Biologist to explore shifting paradigms in women, science
At one time, most practitioners of animal behavior in the U.S. were men, and existing paradigms reflected primarily a male perspective. That changed in the 1970s. The numbers and prominence of women studying animal behavior significantly increased, which led to a re-evaluation of existing assumptions and a reinterpretation of behavior from a more female-centered perspective.
Today, the numbers of men and women in the field are nearly equal, contributions of women are widely accepted and many men have also began working within new paradigms. Zuleyma Tang-Martinez, Founders Professor of Biology at the University of Missouri–St. Louis, will discuss “Women and Science: Shifting Paradigms” at 7:30 p.m. March 19 in the Living World Building at the Saint Louis Zoo, 1 Government Drive in Forest Park. She will use case histories to illustrate the factors and dynamics that influenced these shifting paradigms of women and science.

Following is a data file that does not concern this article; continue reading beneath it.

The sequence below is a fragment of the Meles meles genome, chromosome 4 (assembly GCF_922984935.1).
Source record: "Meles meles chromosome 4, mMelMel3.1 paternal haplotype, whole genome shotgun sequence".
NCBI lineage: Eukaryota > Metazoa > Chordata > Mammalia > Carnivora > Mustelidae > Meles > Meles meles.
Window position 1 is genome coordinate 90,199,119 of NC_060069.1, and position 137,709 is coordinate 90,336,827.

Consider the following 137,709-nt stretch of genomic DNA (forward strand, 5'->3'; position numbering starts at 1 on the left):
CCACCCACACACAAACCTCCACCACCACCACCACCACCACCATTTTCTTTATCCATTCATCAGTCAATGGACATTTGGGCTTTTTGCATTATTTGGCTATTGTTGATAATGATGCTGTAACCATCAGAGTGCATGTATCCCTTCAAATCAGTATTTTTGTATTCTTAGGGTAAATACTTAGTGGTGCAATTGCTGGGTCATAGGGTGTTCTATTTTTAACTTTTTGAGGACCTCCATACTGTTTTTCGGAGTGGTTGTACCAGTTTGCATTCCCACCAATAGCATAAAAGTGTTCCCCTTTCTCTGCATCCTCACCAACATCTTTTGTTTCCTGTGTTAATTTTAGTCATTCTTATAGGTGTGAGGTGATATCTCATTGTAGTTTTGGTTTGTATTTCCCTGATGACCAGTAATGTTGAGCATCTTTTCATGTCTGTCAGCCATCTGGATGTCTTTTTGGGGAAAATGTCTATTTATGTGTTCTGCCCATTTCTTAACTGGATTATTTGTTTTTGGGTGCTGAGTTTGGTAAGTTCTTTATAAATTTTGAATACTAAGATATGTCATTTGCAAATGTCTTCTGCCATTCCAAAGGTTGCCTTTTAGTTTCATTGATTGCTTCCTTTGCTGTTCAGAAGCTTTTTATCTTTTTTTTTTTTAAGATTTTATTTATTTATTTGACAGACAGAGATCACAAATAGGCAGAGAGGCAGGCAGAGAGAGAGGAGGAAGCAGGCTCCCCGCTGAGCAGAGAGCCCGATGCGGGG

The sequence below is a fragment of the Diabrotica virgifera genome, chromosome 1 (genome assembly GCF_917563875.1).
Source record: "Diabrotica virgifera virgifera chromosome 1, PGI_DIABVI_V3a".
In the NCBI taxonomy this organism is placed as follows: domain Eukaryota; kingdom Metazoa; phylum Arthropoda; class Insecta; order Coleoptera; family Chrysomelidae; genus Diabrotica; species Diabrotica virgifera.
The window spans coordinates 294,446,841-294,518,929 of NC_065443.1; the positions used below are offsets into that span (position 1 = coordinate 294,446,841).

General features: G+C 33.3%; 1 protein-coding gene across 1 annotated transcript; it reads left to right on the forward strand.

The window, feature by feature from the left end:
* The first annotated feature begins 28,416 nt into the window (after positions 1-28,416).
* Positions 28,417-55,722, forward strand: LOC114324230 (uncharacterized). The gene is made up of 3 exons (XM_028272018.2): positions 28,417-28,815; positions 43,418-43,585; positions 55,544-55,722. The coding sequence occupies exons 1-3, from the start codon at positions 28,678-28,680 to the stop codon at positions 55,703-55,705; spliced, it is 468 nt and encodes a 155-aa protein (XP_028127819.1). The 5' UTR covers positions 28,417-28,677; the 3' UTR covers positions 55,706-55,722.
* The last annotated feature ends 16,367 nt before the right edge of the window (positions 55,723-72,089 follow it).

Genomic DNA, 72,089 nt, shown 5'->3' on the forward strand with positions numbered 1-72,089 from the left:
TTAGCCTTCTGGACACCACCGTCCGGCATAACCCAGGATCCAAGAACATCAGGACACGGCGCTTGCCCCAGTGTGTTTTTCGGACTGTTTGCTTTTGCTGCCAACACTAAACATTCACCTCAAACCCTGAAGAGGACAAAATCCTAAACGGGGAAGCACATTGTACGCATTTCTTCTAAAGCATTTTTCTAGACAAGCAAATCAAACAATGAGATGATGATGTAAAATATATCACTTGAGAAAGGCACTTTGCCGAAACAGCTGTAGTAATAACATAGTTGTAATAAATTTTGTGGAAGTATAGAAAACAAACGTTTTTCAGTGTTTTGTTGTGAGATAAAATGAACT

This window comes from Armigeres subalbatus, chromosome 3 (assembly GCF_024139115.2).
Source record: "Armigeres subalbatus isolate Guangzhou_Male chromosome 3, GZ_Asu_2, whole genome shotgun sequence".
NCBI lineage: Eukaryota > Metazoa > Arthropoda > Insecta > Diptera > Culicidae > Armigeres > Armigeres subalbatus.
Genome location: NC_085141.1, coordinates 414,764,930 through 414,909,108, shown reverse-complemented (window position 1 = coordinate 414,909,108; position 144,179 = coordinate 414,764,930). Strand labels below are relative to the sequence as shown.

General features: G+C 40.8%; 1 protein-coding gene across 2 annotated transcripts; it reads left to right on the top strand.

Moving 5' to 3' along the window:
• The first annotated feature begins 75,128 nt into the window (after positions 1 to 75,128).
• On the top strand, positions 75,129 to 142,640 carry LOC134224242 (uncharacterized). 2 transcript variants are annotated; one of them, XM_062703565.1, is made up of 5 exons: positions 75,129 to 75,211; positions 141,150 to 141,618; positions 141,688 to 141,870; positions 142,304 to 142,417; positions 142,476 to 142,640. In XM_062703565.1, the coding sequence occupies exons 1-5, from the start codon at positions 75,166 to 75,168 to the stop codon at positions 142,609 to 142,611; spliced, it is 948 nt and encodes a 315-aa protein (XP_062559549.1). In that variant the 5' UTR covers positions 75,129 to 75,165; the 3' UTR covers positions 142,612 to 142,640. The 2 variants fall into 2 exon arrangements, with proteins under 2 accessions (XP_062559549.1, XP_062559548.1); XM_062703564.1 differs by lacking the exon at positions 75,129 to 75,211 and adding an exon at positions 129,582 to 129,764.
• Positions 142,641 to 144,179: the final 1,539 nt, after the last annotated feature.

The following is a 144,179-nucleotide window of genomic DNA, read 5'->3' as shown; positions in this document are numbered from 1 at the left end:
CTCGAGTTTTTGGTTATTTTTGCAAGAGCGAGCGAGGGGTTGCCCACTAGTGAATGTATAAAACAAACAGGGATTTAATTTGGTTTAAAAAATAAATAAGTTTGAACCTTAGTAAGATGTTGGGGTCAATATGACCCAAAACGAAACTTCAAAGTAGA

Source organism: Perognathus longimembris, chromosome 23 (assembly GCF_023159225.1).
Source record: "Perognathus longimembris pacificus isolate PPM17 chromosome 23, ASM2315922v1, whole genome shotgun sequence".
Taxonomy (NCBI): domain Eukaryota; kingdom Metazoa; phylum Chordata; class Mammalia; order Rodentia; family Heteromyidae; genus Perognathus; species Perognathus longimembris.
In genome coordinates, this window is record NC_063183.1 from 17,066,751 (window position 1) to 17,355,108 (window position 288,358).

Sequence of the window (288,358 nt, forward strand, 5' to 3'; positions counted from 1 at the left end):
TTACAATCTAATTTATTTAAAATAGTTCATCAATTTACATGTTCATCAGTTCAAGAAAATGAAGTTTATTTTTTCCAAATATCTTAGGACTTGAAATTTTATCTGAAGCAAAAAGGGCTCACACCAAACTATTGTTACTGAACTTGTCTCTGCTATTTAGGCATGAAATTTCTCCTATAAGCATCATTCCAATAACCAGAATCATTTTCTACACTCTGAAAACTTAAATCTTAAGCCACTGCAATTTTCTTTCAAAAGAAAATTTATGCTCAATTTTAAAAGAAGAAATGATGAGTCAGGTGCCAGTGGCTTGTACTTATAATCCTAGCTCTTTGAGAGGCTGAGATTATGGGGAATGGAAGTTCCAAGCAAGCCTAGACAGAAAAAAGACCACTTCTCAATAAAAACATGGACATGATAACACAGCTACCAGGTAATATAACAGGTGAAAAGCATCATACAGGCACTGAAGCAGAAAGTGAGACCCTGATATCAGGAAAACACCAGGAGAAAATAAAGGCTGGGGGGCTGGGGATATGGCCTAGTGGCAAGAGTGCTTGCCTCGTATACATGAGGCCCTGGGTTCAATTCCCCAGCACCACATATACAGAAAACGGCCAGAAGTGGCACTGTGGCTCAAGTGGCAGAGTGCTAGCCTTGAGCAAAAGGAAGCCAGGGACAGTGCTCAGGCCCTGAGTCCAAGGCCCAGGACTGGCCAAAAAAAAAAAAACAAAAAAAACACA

Tang-Martinez’s research focuses on the social behavior of animals and vertebrate social behavior. During her career, she has received UMSL’s Trailblazer Award for Outstanding Women and the Animal Behavior Society’s Exeptional Service Award for serving as fellow and president. Last year, Hispanic Business Magazine named Tang-Martinez one of the 100 most influential Hispanics.
Click here to read a St. Louis Beacon article about Tang-Martinez.
The Gender Studies program at UMSL will present this Women’s History Month event. The lecture is free and open to the public. Call 314-516-5581 to reserve a seat.
Short URL: http://blogs.umsl.edu/news/?p=21799